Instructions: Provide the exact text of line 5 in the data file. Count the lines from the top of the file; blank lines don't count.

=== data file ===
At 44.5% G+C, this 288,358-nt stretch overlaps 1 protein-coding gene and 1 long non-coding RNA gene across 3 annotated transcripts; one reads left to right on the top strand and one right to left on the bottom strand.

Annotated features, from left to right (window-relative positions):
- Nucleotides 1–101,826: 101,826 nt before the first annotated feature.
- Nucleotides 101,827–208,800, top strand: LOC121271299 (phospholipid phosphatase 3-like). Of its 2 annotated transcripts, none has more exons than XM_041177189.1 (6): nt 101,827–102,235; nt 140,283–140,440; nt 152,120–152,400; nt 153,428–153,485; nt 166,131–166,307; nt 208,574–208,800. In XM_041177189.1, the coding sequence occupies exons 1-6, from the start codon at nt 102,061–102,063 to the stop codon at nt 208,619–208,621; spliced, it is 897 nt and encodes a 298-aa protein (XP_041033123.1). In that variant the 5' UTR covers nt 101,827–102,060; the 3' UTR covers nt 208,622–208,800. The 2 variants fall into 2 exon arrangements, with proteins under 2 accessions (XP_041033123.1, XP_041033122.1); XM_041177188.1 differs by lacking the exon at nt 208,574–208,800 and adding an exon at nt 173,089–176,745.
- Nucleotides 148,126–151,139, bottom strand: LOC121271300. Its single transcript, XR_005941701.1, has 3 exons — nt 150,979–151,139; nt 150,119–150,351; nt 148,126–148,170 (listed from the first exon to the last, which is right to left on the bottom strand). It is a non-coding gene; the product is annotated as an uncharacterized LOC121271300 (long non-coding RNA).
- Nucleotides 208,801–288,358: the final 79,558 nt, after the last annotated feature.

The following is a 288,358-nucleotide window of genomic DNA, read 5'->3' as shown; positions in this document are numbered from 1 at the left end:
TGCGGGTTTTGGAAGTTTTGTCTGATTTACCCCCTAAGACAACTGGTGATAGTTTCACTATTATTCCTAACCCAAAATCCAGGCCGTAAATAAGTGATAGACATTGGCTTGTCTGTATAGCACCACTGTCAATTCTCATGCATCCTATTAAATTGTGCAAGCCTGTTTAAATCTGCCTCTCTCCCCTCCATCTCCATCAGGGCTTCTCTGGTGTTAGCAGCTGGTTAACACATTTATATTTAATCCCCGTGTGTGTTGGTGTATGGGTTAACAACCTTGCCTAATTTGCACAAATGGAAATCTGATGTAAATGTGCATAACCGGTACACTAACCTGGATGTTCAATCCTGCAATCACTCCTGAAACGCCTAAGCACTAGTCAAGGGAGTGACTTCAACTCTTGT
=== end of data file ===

- Nucleotides 148,126–151,139, bottom strand: LOC121271300. Its single transcript, XR_005941701.1, has 3 exons — nt 150,979–151,139; nt 150,119–150,351; nt 148,126–148,170 (listed from the first exon to the last, which is right to left on the bottom strand). It is a non-coding gene; the product is annotated as an uncharacterized LOC121271300 (long non-coding RNA).